MURFREESBORO, Tenn. — The International Ginseng Institute at Middle Tennessee State University has received a total of $747,500 — including a $455,000 grant award from the U.S. Department of Agriculture’s National Institute of Food and Agriculture — to investigate organic methods of protecting growers’ ginseng investment.
The highly competitive three-year grant involves a partnership with other colleges, universities and supporters, as the researchers investigate root rot and other fungal issues and look to find solutions for rural farmers and growers. The grant started Sept. 1.
American ginseng is considered one of the highest unit value cash crops and one of the most well-known medicinal plants grown in North America, said Iris Gao, the institute’s director, in her USDA-NIFA proposal.
After being harvested for more than 300 years in the Appalachian Mountains, wild ginseng has become scarce, and almost all of the American ginseng sold worldwide is cultivated.
Because ginseng is recognized for its numerous properties in promoting health such as boosting immunity and preventing respiratory diseases, the demand has skyrocketed during the COVID-19 pandemic, Gao added.
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Gao said the researchers “will develop scientific solutions for sustainable organic production of American ginseng and promote organic production.”
“Specifically, we will be testing the use of bacterial antagonists on fungal diseases, with the aim to prevent infection before it occurs,” she added.
“The greatest immediate problem challenging organic American ginseng production is fungal diseases control, which typically requires frequent, sometime daily use of costly fungicides,” Gao said.
The research team
Gao said the project, which is an extension of a $148,000 USDA grant to research ginseng in 2017, “brings together knowledgeable scientists from across the country.” They include:
- Bruce Cahoon, the University of Virginia’s College at Wise John C. Buchanan Endowed Chair of Biology and a former MTSU biology professor.
- Eric Burkhartof Pennsylvania State University. He is associate teaching professor of ecosystem science and management and program director for Appalachian botany and ethnobotany at the Shaver’s Creek Environmental Center.
- Eleanor Phillips, an extension assistant responsible for agriculture and natural resources in the Soil Plant and Pest Center at the University of Tennessee-Knoxville.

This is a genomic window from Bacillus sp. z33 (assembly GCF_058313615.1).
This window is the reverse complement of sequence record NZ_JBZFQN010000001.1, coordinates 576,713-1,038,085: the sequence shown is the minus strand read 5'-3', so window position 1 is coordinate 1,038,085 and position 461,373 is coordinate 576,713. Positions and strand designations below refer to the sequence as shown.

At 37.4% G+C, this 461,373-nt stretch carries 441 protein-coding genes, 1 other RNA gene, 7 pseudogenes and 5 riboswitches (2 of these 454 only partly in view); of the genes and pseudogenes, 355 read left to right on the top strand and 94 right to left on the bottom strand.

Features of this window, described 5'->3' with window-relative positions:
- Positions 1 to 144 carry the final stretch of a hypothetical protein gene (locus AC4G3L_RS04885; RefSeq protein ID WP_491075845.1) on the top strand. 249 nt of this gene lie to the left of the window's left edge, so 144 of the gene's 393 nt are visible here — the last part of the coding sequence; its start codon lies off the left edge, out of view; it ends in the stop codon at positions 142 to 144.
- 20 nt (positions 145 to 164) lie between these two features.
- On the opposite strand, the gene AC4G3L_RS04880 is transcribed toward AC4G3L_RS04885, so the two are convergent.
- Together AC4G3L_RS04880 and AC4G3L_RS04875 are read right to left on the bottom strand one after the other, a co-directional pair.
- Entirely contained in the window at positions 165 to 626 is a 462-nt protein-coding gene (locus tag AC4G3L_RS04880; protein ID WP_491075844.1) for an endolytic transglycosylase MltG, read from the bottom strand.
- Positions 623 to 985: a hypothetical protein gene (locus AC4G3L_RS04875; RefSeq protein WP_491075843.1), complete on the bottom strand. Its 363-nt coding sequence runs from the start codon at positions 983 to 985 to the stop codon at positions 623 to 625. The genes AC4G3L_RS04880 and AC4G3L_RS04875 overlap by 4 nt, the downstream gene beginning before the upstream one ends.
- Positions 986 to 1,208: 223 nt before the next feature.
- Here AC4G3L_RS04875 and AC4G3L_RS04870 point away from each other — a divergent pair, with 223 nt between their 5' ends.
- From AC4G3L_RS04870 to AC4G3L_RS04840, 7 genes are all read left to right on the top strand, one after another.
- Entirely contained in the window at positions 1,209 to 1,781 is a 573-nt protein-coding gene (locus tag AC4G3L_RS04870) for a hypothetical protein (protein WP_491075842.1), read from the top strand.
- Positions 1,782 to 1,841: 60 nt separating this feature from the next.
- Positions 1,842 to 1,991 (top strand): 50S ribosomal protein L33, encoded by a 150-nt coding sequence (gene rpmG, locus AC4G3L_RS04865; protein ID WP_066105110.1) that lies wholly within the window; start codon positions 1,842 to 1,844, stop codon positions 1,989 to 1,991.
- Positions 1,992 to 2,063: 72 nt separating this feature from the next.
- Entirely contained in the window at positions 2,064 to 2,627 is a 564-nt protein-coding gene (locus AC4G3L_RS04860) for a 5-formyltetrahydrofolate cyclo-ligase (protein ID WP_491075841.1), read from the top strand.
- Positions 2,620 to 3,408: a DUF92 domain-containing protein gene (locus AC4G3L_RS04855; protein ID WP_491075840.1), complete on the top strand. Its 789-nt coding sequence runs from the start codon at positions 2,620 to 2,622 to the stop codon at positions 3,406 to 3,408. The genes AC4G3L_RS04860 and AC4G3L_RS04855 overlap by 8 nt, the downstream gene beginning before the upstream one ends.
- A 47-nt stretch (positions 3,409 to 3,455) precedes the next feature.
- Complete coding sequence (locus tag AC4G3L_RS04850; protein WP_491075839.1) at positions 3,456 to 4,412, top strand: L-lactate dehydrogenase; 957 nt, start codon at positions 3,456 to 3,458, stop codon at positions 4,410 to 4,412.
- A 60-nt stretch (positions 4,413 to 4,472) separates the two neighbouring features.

- Jim Hamilton, county extension director with North Carolina State University.
- Susan Leopold, executive director with the United Plant Savers and the Center for Medicinal Plant Conservation.
- Caitlin Elamfrom the Tennessee Division of Natural Areas and botanist and ginseng coordinator with the Natural Heritage Inventory Program.
Working with Gao from MTSU will be School of Agriculture professor and co-program director Nate Phillips, associate professor Song Cui, assistant professors Samuel Haruna and Seockmo Ku, lab technician Ethan Swiggart and senior Robert Eichas.
Recently, the MTSU Business and Economic and Research Center, its director, Murat Arik, and a graduate student researcher, Hyorim “Lyn” Ho, became involved with the project related to organic ginseng marketing. Ho is earning her MBA.
“The task involves creating market analysis of organic ginseng production,” Arik said. “She will look at cost return, cost benefit calculations and methods – what kind of impact will it have on finances?”
Gao said graduate and undergraduate students at MTSU, UVA-Wise and Penn State “will be heavily involved” in the research process.
“This diverse group of talented scientists will bring a new perspective and passion as we work together to solve this very important problem,” Gao said of all collaborators.
Annual fall ginseng workshop
The International Ginseng Institute’s annual fall workshop and demonstration day for growers and others interested in ginseng has been rescheduled to 10 a.m. to 1 p.m. Friday, Nov. 5, at the Barfield Crescent Park’s Wilderness Station, 697 Veterans Parkway, in Murfreesboro, Gao said. Limited to 30 participants, the event is free to attend. Registration remains open.
Topics will include site selection, proper planting techniques, regulations, harvest data, diseases and integrated pest management.
The workshop was originally scheduled for Friday, Oct. 15.